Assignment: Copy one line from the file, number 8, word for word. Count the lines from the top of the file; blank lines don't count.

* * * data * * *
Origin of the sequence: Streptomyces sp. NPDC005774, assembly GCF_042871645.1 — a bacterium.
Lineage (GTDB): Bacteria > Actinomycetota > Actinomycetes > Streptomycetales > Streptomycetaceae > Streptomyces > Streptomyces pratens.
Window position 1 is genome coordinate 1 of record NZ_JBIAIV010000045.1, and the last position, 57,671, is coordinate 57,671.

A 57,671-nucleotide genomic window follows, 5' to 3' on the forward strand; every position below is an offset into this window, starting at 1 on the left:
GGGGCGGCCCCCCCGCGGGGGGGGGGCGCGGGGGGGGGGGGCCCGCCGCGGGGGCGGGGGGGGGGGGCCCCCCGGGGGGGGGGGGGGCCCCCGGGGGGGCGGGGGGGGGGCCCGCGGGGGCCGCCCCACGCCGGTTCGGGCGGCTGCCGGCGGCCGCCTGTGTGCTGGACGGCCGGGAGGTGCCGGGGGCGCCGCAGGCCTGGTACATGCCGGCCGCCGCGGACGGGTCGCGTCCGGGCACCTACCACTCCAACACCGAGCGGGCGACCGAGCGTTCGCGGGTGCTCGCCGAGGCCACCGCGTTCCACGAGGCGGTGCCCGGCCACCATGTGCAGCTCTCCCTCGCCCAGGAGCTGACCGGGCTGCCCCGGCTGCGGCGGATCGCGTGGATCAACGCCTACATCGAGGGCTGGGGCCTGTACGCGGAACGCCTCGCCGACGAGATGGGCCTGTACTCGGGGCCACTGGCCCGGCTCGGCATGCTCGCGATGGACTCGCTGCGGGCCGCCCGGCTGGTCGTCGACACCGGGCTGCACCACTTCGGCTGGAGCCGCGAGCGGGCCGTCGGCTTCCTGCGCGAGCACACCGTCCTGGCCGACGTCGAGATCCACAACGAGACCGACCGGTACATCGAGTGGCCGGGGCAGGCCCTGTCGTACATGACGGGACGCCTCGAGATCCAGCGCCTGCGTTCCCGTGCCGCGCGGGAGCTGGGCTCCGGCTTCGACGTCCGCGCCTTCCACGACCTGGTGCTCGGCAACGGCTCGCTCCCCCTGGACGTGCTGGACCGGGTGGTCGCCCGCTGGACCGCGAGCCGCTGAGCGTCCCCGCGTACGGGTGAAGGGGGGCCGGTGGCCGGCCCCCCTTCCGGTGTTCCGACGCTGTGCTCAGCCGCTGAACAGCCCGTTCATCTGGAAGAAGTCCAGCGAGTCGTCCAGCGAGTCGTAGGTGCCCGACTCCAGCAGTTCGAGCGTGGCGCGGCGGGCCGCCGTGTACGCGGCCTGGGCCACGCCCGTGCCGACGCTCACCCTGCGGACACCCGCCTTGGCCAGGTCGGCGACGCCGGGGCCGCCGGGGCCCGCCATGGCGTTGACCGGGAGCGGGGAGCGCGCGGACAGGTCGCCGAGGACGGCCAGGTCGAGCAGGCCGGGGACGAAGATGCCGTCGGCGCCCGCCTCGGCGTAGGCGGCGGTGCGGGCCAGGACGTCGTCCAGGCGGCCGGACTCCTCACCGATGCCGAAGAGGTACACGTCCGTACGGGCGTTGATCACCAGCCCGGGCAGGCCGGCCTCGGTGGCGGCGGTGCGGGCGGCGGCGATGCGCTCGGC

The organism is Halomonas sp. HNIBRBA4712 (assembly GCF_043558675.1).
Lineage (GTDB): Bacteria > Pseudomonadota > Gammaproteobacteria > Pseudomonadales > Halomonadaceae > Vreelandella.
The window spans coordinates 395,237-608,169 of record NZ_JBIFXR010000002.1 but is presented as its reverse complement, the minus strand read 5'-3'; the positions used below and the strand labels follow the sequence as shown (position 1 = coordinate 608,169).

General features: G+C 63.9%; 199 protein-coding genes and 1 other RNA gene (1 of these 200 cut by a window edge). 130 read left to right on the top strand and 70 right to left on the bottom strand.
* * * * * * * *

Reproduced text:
The window spans coordinates 395,237-608,169 of record NZ_JBIFXR010000002.1 but is presented as its reverse complement, the minus strand read 5'-3'; the positions used below and the strand labels follow the sequence as shown (position 1 = coordinate 608,169).